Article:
How the broker is compensated for selling bonds

The way brokers pay for selling bonds depends on their ability to act in the transaction. Most bond transactions are initiated by brokerage firms, which can act as principals to sell bonds from their own inventory, or act as agents to buy and sell bonds on behalf of clients in the open market. The company receives different compensation in each case.

Sell ​​bonds as a principal

Many broker-dealers keep stocks of bonds they buy through public offerings or on the open market. Because broker-dealers own the bonds, they can increase the price when they are sold, which means that bond buyers pay a higher price than the company buys the bonds. Markups are a legal way for broker-dealers to profit. Clients do not know the original transaction of the broker-dealer, so they cannot know how big the markup they paid, or even whether they paid any markup. In many cases, customers buy bonds from broker-dealers, thinking that there are no other costs other than a small transaction fee.

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The customer’s problem is that they don’t know how much compensation the broker-dealer received from the transaction because the company is not obliged to disclose this information. To the customer, it may appear that no commission is charged because the transaction is recorded at a markup. The price increase of one company and another company may be very different, and each broker has the full right to decide how much to increase or decrease the bond price in any transaction. However, if a customer purchases a newly issued bond, everyone pays the same price for it, because the broker-dealer’s mark-up is included in the face value price of the bond and there is no separate transaction cost.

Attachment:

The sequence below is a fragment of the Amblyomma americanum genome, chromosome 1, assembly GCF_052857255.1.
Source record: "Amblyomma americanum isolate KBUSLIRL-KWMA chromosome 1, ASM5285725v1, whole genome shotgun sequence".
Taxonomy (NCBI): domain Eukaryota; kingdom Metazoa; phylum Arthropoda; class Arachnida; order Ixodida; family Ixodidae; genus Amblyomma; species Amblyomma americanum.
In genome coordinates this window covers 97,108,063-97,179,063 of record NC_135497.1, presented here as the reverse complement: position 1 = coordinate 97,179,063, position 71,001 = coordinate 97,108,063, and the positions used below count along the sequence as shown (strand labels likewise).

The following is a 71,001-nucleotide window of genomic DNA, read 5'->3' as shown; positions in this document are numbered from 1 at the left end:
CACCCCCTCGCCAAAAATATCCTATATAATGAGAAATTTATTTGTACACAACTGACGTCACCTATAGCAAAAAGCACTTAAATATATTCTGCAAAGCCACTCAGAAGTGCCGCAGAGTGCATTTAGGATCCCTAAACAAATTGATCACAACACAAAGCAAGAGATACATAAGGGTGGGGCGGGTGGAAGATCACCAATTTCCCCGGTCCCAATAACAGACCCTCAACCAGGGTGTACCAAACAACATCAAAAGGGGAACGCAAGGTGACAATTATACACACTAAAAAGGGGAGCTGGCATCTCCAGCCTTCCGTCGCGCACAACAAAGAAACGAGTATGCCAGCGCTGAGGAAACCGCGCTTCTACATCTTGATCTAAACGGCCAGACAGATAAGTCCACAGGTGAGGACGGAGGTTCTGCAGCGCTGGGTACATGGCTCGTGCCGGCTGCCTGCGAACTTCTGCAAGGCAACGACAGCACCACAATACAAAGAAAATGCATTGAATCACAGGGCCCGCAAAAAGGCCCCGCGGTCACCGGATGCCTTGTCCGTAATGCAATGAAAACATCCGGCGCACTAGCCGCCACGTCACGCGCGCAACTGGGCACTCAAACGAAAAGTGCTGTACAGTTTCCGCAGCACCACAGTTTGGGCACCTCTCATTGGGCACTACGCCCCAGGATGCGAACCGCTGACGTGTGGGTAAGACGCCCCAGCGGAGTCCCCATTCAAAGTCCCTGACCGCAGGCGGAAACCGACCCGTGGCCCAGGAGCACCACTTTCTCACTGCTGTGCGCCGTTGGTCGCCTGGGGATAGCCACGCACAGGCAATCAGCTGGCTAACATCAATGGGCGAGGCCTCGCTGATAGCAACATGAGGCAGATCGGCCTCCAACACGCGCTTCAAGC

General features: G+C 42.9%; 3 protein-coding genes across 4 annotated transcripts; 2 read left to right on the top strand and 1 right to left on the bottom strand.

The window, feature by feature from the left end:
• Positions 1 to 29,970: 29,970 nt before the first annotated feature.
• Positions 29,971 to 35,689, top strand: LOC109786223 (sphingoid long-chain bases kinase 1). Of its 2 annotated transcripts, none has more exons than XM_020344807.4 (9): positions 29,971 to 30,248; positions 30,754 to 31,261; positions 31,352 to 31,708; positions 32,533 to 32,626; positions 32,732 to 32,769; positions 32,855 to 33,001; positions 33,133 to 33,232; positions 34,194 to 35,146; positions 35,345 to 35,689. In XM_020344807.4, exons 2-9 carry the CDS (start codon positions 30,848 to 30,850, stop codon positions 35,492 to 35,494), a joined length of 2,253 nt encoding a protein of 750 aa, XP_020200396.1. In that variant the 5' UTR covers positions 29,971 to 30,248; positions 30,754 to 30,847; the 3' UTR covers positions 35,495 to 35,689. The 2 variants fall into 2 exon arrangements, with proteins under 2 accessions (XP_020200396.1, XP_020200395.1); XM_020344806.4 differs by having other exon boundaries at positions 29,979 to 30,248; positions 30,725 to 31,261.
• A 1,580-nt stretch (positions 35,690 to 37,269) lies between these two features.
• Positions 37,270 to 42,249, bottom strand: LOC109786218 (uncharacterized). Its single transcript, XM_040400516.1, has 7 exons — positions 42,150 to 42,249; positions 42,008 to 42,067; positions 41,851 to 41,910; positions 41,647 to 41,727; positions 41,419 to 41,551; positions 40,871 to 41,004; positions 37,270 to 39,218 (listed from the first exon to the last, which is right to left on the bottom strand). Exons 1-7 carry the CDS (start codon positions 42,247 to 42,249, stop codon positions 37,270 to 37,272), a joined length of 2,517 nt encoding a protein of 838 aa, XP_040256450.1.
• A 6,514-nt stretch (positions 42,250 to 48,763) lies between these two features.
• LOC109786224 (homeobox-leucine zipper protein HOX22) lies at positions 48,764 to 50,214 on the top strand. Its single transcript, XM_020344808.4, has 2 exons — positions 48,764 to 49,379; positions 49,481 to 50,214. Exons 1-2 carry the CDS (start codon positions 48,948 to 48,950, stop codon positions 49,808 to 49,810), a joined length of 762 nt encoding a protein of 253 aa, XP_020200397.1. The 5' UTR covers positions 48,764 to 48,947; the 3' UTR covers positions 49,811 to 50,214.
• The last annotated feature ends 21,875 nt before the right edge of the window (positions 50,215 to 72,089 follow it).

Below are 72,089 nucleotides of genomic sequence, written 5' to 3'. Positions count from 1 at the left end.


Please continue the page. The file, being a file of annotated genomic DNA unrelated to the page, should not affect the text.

Agent sales of bonds

When a client wants to purchase bonds that are not owned by the broker’s dealer, the purchase must be made on the open market. In this case, the company acts as an agent for the customer to purchase bonds and collects a commission for this. The commission ranges from 1% to 5% of the bond market price. The commission earned by the broker-dealer must be disclosed to the client after the transaction is confirmed.

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Buying and comparing bond transaction costs

Investors do have options when buying bonds that can be purchased from many different sources. Larger brokerage firms or securities companies usually have the largest bond issuance inventory, but since transaction costs do not need to be disclosed, it is difficult to compare transaction costs. You can compare your bond purchase price with the actual price paid by the company on, which reports all information related to bond transactions on a daily basis.

You can buy bonds on the open market through any securities company, including discount brokers (such as Charles Schwab) and online brokers (such as E*Trade). Depending on the particular bond issuance, many discount and online brokers may charge a fixed fee for the transaction. Because they are agents of the transaction, they must disclose all fees or commissions before the transaction.

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There are always transaction costs when investing in bonds. Before you invest in bonds, please do your homework and ask your broker questions to determine whether the fees he charges you are reasonable and fair.


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